Tag Archives: Lynchings

Review: ‘The Black Panther Party: A Graphic Novel History’

The Black Panther Party: A Graphic Novel History

The Black Panther Party: A Graphic Novel History. writer: David F. Walker. artist: Marcus Kwame Anderson. Ten Speed Press. 2021. 192pp. $19.99

There’s the myth and then there’s the reality. The fact is that the core of what became known as the Black Panther Party began in 1966 in Oakland, California, under the leadership of Huey P. Newton and Bobby Seale. But there are a number of other facts that add up to give you the full picture. That is what this graphic novel does so well. Step by step, the reader gets a historical context and an in depth exploration into the lives of very real people.

June 5, 1966: Civil rights activist James Meredith is shot by a sniper during his March Against fear campaign.

The truth is that Bobby Seale and Huey P. Newton, despite any human shortcomings, became consequential and transcendent. It did not happen overnight. And you learned as you went. The important thing to keep in mind is that the Black Panthers had purpose, real purpose that meant going out and helping the Black community. It had a manifesto and it had a newspaper. And it had guns. It was another time, of course. Back then, Seale and Newton decided to test the existing gun laws in California which allowed the open carrying of firearms. It won’t be lost on any readers that open carry laws still exist in some states with Texas having some of the most lenient gun laws in the United States.

September 27, 1966: 16-year-old Matthew “Peanut” Johnson shot in back and killed by police setting off the Hunters Point Uprising.

One scene in this book that provides a window into the making of the Black Panther Party is when a group of members led by Seale decided to voice their concerns at the state capitol in Sacramento. The goal was to act as representatives of their organization, complete with their militaristic attire and guns, and protest a proposed bill that would outlaw carrying loaded firearms in public, a direct response designed to disarm the Black Panther Party. The protest did not go as planned. Seale and his group, meaning to sit in the public assembly chamber, ended up opening a door that placed them on the main floor. They were immediately disarmed and escorted out. But they had the full attention of the press and so Seale’s protest was not in vain.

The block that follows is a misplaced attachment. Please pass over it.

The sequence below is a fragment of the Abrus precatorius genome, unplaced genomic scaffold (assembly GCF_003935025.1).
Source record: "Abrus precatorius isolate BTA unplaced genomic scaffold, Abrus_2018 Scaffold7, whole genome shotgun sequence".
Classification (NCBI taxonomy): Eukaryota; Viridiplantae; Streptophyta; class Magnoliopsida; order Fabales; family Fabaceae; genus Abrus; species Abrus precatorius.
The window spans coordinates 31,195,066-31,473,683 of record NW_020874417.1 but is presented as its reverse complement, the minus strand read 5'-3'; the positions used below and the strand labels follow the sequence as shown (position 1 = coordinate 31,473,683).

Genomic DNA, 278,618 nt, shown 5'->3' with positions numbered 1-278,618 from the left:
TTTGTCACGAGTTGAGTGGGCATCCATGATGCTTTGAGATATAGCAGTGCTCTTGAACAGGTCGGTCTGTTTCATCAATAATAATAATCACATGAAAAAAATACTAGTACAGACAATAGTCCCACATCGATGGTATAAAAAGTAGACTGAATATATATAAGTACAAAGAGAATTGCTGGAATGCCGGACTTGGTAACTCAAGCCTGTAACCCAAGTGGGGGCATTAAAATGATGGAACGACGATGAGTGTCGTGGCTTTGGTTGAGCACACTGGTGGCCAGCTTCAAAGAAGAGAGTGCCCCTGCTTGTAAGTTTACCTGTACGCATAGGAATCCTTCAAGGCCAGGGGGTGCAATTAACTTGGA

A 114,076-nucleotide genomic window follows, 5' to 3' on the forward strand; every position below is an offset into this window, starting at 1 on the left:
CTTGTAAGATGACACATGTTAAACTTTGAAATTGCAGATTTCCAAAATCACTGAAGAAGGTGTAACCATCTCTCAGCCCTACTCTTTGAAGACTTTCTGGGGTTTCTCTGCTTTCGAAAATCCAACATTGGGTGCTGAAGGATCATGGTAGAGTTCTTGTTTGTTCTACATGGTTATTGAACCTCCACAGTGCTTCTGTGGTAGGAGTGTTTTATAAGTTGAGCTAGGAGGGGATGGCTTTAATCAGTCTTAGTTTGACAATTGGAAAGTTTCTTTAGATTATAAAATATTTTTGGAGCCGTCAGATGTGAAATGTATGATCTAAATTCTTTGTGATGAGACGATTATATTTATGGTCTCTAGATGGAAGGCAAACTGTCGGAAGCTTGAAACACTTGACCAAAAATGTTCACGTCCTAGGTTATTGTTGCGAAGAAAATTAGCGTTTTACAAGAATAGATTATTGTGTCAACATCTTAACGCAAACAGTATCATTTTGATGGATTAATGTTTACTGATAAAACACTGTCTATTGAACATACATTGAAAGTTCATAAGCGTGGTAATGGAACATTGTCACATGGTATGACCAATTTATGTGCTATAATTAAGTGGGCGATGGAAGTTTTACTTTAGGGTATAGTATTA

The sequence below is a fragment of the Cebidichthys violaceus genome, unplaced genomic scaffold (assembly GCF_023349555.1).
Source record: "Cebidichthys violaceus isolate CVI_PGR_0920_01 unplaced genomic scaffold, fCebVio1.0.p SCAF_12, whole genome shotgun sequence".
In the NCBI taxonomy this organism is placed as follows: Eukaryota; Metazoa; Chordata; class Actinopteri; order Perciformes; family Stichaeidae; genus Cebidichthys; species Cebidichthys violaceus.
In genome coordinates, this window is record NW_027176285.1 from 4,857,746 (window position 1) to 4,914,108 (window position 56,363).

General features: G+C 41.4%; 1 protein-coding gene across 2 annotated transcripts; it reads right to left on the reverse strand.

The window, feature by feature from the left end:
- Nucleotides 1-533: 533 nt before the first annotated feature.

The compelling script by David F. Walker and the equally engaging art by Marcus Kwame Anderson bring history to life for the reader through a steadily paced narrative, informative profiles, and numerous examples of the interconnections between then and now. Progress is slow. In some cases, it is surreal as in lynching being outlawed only last year, in 2020. Hills keep being climbed and issues keep being confronted, like equity and police brutality. But you can’t chart the future without understanding the past.

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Filed under Comics, Comics Reviews, Graphic Novel Reviews

Review: ‘Elegy for Mary Turner: An Illustrated Account of a Lynching’

Elegy for Mary Turner